A San Diego doctor who was a key figure in a 2018 inewsource investigation into a diabetes treatment some called a scam is facing charges before the state medical board that could result in probation or the loss of his license and ability to practice medicine.
The accusation was filed in May against Dr. James Novak and involves two diabetes patients treated at his medical office with the controversial four-hour IV insulin procedure. The treatment was being offered through a Trina Health clinic Novak previously told inewsource he established in August 2016 as part of his Pacific Beach family practice.
The medical board’s executive director accuses him of repeated negligent acts in 2017 and 2018, failure to maintain adequate and accurate medical records, and unprofessional conduct.
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A staff member at his Novak Medical Group said the doctor declined to comment about the board’s action. The staff member said Novak had retained an attorney and did not want to comment because it was an ongoing investigation.
The accusation said Novak and his attorney sat for an interview with an investigator in January 2020 as part of the medical board’s probe. Novak appears to have continued seeing patients since then – Yelp reviews from this year range from one to five stars.
The doctor will be the subject of a hearing before the medical board, which will then determine whether any disciplinary action will be taken. A spokesperson for the board declined inewsource’s interview request. In an emailed response, she said the board’s “mission is consumer protection, and it takes that mission very seriously.”
Hustling Hope: Trina Health investigation
Novak is an affiliate staff member of Scripps Mercy Hospital, which allows him to refer patients to its Hillcrest and Chula Vista locations, and communicate and share patient information with Scripps’ doctors. In a response to emailed questions, a Scripps spokesperson said Novak’s relationship with Scripps will be evaluated after the medical board action is resolved. The spokesperson also noted that Scripps Health does not have the authority to regulate the private practice of an independent physician.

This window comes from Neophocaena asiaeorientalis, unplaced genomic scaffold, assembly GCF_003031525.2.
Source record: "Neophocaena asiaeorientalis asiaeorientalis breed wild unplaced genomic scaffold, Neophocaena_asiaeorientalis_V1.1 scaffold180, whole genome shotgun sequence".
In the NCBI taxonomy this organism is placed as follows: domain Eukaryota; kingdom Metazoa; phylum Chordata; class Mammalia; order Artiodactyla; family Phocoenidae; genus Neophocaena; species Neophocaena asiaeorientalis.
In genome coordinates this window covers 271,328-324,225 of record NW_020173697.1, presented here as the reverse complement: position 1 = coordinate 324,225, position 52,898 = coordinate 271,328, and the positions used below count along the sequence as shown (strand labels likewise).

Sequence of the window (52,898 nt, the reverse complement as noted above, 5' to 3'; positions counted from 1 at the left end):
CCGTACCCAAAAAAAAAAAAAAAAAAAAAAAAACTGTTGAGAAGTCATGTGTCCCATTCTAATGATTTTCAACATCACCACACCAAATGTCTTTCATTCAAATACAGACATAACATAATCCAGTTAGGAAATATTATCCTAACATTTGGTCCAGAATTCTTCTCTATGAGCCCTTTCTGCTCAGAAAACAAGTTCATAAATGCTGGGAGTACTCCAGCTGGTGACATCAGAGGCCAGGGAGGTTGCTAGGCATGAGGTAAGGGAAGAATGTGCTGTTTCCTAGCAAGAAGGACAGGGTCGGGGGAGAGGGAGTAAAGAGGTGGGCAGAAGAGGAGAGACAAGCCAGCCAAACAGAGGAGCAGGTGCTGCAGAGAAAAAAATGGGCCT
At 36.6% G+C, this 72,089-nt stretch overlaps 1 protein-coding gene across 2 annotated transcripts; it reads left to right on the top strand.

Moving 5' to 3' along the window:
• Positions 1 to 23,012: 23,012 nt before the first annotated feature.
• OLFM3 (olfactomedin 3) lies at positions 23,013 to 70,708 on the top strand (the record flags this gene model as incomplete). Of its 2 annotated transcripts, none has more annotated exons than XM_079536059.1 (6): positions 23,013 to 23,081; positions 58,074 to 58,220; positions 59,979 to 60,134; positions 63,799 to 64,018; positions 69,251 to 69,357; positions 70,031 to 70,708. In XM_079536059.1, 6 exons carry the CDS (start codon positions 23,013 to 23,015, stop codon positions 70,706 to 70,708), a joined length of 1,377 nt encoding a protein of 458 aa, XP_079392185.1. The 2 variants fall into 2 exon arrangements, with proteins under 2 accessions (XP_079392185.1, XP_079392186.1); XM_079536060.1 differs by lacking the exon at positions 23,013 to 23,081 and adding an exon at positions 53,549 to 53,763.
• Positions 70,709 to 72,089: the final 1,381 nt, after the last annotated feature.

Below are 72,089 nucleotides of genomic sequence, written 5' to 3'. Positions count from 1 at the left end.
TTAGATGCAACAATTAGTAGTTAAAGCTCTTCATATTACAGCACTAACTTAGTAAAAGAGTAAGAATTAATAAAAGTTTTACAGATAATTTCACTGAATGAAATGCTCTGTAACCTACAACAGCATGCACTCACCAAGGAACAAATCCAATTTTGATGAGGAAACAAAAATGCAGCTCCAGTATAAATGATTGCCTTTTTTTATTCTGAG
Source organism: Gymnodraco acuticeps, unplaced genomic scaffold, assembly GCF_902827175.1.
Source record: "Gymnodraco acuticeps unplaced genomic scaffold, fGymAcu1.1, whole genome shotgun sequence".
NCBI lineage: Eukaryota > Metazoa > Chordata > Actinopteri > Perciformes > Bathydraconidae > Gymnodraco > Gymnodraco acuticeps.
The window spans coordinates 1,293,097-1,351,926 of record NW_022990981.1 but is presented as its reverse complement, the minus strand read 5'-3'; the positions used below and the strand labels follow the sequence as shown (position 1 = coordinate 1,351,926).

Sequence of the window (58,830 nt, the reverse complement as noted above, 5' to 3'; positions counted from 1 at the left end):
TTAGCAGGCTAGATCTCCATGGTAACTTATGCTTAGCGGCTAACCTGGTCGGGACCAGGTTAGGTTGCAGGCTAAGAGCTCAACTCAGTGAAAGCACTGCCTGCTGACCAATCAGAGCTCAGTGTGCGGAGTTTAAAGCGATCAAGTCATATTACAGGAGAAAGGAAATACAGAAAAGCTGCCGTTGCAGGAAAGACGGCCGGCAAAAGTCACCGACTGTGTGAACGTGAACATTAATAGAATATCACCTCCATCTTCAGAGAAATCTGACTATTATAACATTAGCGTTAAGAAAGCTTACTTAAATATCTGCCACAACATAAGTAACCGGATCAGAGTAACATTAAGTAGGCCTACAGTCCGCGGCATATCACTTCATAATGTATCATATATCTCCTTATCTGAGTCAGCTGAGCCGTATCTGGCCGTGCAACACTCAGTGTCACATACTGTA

The inewsource investigation three years ago by reporter Cheryl Clark, called “Hustling Hope,” documented how Sacramento lawyer G. Ford Gilbert, now disbarred, created a business model that called for a national network of Trina Health clinics to submit claims for the insulin infusion procedure based on codes for outpatient medical services that Medicare and insurers initially paid.
At first, the insurers did not recognize that the treatment – performed by the Trina clinics – was the same as one the federal agency that runs Medicare declined to reimburse citing a lack of evidence that the procedure improved health outcomes for patients.
Then, in 2018, Gilbert was indicted on federal charges of bribery, health care fraud and wire fraud. He was accused of paying an Alabama politician to try to get legislation passed to require an insurance plan there to pay for the Trina insulin infusions.
After pleading guilty in 2019 to one count of trying to bribe a public official, Gilbert was sentenced to 12 months in confinement, including six months in federal prison.
In San Diego, Novak’s Trina clinic operations came to light after physicians heard some of their patients asking about it. Multiple physicians interviewed by inewsource at the time raised serious concerns about the treatment, calling it “unproven,” “worrisome” and a procedure that preys “on people’s vulnerability.”
One physician and her patient said the woman was endangered by the four-hour procedure when she was sent home after an infusion session with skyrocketing levels of blood sugar.
For the “Hustling Hope” investigation, inewsource spent months interviewing more than 100 diabetes experts, clinic operators, hospital and government officials, and investors, and Clark reported a segment that ran on the PBS NewsHour in June 2018. The Association of Health Care Journalists also awarded Clark, photo and video journalist Megan Wood, and inewsource Editor Lorie Hearn a first-place award in the investigative category for small publications.